I left films because I felt betrayed: Chitranganda Singh (Interview)

Mumbai, April 7 After a stellar performance in 'Hazaaron Khwaishein Aisi' and 'Kal - Yesterday And Tomorrow', actress Chitrangada Singh bowed out of the industry because she felt 'betrayed' and cheated.

Monday, April 07, 2008   |  Copyright: IANS  |  Comments 0 Comments  |  1036 Views

Mumbai, April 7 (IANS) After a stellar performance in 'Hazaaron Khwaishein Aisi' and 'Kal - Yesterday And Tomorrow', actress Chitrangada Singh bowed out of the industry because she felt 'betrayed' and cheated.

'Things got sour when I started getting bad press about my husband (golfer Jyoti Randhawa) spoiling things for my career. The attack became too personal. It made me angry. I felt betrayed,' Chitrangada, who returns with Onir's 'Sorry Bhai', told IANS.

'I didn't want to give any importance to the malicious people by trying to explain myself or how things were between my husband and I. Maybe I took things too seriously. I decided to just quit,' added the actress, who feels this is the right time to come back.

'I think there's far more free flow of ideas and creativity. So many exciting filmmakers! I think Sriram Raghavan is amazing. I'd have loved to do his 'Johnny Gaddar'. What a lovely time to be in Hindi movies,' she said.

She will also be seen in Sudhir Mishra's version of 'Devdas', as Chandramukhi.

'My Chandramukhi won't be a nautch girl. She'll be a political socialite, a sensuous wheeler-dealer. She has to have her own charm and aura.'

Excerpts from an interview:

Q: Why did you disappear?

A: It all started with a disagreement with some prominent people in the industry. Things got sour when I started getting bad press about my husband (golfer Jyoti Randhawa) spoiling things for my career. The attack became too personal. Not being from the film industry, my husband's family couldn't understand what was being said, and why. It made me angry. I felt betrayed.

I didn't want to give any importance to the malicious people by trying to explain myself or how things were between my husband and I. Maybe I took things too seriously. I decided to just quit.

It took me about two-and-half years to realise I was giving too much importance to my opponents by staying away from what I enjoyed doing.

Q: Wasn't it selfish to leave so many expectations, including those of Mishra, in the lurch?

A: Aren't we all selfish? I wanted to protect my family from those within the industry who were attacking them. I should've spoken up. I kept quiet because I didn't want to get into a boxing bout. In the two-year sabbatical I travelled, read books and became a richer person. I saw many countries in the past two years. I had a lot of time to think about what I wanted to do with my life.

Q: Do you think you lost crucial time?

A: I don't know... I'd rather focus on getting it right now. Who is to say if I'd have got another character like Geeta in 'Hazaaron Khwaishen Aisi'? I'm very happy to have got a second chance.

Q: Did you feel a little rusty around the edges when you faced the camera again?

A: No! It was amazing. When I did my first shot with Boman Irani and Sharman Joshi 'Sorry Bhai', my hands were cold. But believe me, the minute Onir said 'action' I was totally relaxed. I just loved the whole exercise of assuming a character and borrowing emotions.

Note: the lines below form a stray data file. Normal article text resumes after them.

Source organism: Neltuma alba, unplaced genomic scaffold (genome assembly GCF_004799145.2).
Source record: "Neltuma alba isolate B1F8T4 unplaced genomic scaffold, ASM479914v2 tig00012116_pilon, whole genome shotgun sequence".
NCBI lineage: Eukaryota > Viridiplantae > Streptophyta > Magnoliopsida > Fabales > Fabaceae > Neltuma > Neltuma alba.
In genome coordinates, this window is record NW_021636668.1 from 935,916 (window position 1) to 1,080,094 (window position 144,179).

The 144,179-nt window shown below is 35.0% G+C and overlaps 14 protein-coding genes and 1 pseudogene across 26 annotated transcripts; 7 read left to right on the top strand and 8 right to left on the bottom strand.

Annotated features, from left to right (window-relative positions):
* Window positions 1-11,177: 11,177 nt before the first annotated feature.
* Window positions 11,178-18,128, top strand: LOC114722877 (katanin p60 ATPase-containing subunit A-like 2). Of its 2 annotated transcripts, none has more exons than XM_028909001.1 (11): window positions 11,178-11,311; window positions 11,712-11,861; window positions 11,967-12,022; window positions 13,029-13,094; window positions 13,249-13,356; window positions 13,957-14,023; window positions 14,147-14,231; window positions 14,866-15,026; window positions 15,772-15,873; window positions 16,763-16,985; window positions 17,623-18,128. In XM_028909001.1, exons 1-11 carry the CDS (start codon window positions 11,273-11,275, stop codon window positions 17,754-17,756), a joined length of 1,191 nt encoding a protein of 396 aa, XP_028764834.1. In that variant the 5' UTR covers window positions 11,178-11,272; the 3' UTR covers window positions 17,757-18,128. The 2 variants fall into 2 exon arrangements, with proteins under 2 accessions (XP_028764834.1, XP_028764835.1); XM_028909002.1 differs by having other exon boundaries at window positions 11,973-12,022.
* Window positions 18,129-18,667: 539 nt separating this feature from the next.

It's funny, but when Onir offered me this film I was already thinking of a comeback. It all happened very fast. Now I'd love to be Chandramukhi in Sudhir Mishra's 'Devdas'.

Q: You won't be playing the typical Chandramukhi?

A: I can't! I don't want to be compared with Vyjanthimala and Madhuri Dixit as Chandramukhi. I'll use my very different personality to create another Chandramukhi. My Chandramukhi won't be a nautch girl. She'll be a political socialite, a sensuous wheeler-dealer. She has to have her own charm and aura.

Q: Do you want to be associated only with avant-garde cinema?

A: I'd like to go wherever my talent and my potential take me. There's no conscious decision to do one particular kind of film. I don't know how to get into the big banners, but I'd love to be in them. They aren't coming to me yet. They're waiting and watching, as they usually do. I'm doing films for my self-actualisation.

Q: Have you picked up golf from your husband?

A: I used to play golf before I met him. We didn't meet because of golf. My father was in the army. So I was very outdoors. I'm pretty good in golf, though not through my husband.

Q: Do you see yourself running around trees?

A: I don't think they do that any more. There are no trees left. But yes, I'd bring my own personality into whatever movies I do.

Q: Do you see the practical problems in conducting a career from Mumbai when your husband's home is in Delhi?

A: It won't be a problem because he spends almost nine months per year travelling. He plays about 30 tournaments. I'm sure we can manage to coordinate our schedules so that we spend time together when he isn't playing. I'll have to do that.

Q: Has the film industry changed since you left?

A: I think there's far more free flow of ideas and creativity. So many exciting filmmakers! I think Sriram Raghavan is amazing. I'd have loved to do his 'Johnny Gaddar'. What a lovely time to be in Hindi movies!

Q: What wouldn't you be uncomfortable doing?

A: Kissing scenes. And that's nothing to do with being married. As for the leather skirts, it wouldn't depend on their length. I'm a casual jeans-and-shirt Delhi girl. Not too much jewellery and makeup.

Q: Do you think it's difficult for married actresses to return?

A: Isn't that changing? I feel marriage makes you more enriched with experiences and emotions, and therefore a better actress. I just want to grab all my opportunities with both my hands.


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